Online platforms face likely Digital Services Act disclosure deadline of February 2023

Out-Law News | 15 Sep 2022 | 12:08 pm |

Online platform providers are set to face new legal duties to disclose details on user engagement with their services in the EU, with an initial deadline to report such information by the middle of February next year likely to apply, according to analysis undertaken by Out-Law.

The new disclosure duties are set out in the proposed new Digital Services Act – legislation that will alter the requirements on online intermediaries over the way they moderate content posted, and police the goods and services traded, on their platforms.

Reporting obligations applicable to online platforms would begin to apply immediately from the date the DSA enters into force – with a three-month deadline set for compliance

Representatives of the EU’s two law-making bodies, the European Parliament and Council of Ministers, reached political agreement on the Digital Services Act (DSA) back in April. The Parliament subsequently voted to approve the legislation in July. An updated version of the legislation (312-page / 686KB PDF) has, however, been prepared and endorsed by MEPs following a review by lawyer-linguists. The revised text was approved on 12 September but will only take effect if the Council also formally approves it.

Out-Law understands that the Council will vote on the DSA at a meeting on 4 October, provided the draft legislation is first endorsed by the Council’s Permanent Representatives Committee (COREPER). COREPER is expected to consider the DSA on 28 September.

Assuming the Council adopts the DSA, the legislation will then be formally published in the Official Journal of the EU (CJEU) – this usually happens approximately 20 days after such a vote. The DSA would then come into force a further 20 days after its publication in the OJEU, though the bulk of the DSA’s provisions would only take effect some 15 months later.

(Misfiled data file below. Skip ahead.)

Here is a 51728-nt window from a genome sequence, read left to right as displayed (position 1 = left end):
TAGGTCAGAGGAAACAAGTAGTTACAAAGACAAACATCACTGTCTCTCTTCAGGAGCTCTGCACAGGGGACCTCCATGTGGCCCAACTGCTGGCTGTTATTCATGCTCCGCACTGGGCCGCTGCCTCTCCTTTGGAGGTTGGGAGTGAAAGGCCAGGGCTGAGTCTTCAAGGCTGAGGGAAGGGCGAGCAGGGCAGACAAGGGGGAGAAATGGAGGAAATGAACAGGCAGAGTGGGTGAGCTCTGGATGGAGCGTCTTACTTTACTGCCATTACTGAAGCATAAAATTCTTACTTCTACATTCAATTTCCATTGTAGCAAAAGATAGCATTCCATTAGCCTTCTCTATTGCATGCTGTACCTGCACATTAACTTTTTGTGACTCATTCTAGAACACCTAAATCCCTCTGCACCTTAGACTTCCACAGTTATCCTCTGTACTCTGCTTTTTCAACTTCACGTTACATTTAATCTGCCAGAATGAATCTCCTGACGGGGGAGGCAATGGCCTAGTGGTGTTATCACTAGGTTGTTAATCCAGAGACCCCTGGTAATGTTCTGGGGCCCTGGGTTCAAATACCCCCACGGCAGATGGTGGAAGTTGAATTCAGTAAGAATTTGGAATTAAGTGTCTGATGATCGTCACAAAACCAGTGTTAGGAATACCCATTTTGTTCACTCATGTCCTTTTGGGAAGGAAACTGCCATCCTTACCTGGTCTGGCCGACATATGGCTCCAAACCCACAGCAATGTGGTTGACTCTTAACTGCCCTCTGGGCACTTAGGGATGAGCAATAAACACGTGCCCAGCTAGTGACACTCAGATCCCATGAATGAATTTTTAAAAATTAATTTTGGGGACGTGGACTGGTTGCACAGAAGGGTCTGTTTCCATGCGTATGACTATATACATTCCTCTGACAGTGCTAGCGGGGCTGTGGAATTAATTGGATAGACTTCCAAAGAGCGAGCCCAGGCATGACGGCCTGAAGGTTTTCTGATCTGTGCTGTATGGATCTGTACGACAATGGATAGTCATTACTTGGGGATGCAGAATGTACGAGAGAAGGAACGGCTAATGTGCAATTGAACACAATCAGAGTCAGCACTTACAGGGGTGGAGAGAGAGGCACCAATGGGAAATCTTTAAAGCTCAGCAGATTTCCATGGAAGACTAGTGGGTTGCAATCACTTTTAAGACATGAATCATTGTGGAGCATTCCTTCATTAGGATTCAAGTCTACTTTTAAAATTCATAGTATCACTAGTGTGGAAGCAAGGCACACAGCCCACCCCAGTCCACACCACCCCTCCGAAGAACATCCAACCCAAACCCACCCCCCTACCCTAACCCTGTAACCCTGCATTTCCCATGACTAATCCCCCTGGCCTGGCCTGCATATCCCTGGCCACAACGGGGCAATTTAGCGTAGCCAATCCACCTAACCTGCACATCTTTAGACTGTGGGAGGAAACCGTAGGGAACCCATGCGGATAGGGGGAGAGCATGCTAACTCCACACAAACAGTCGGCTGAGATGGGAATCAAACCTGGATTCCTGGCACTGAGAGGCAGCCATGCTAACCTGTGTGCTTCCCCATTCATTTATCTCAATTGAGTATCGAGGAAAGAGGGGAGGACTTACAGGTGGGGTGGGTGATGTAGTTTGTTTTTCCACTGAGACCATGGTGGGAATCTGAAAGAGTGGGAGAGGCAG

Under that anticipated timetable, businesses can expect that the DSA will come into force in the middle of November 2022, with the bulk of provisions then taking effect in the middle of February 2024. However, reporting obligations applicable to online platforms would begin to apply immediately from the date the DSA enters into force – with a three-month deadline set for compliance.

Under Article 24(2) of the DSA, online platform providers must “publish for each online platform or online search engine, in a publicly available section of their online interface, information on the average monthly active recipients of the service in the [EU], calculated as an average over the period of the past six months”. That proactive reporting duty is a recurring one that must be complied with on at a least a six-monthly basis following the initial disclosure.

In addition, Article 24(3) sets out reactive reporting obligations, which would also apply immediately the DSA comes into force.

Under those provisions, online platform providers would be obliged to share updated information on the average monthly active recipients of their services in the EU with national authorities responsible for supervising the application of the DSA in each EU country, referred to as ‘digital services coordinators’ in the DSA, or the European Commission, upon their request. The updated information would need to be provided without undue delay.

Both digital service coordinators and the Commission would have further powers, under Article 24(3), to require online platform providers to share “additional information as regards the calculation …, including explanations and substantiation in respect of the data used”.

The DSA empowers the European Commission to set out the methodology for calculating the number of average monthly active recipients in further EU legislation, known as delegated acts. Online platform providers are obliged to conform to that methodology if and once those acts are adopted. Otherwise, a non-binding recital of the DSA provides guidance on what is meant by the term ‘active recipient’. We have copied the relevant recital at the bottom of this article – it is clear from a reading of it, though, that the term is meant to refer to more than just a platform’s registered users.

The purpose of the Article 24 reporting duties is to assist the European Commission in determining which online platforms should be subject to the most stringent requirements of the DSA. These are reserved for ‘very large online platforms’, along with ‘very large online search engines’.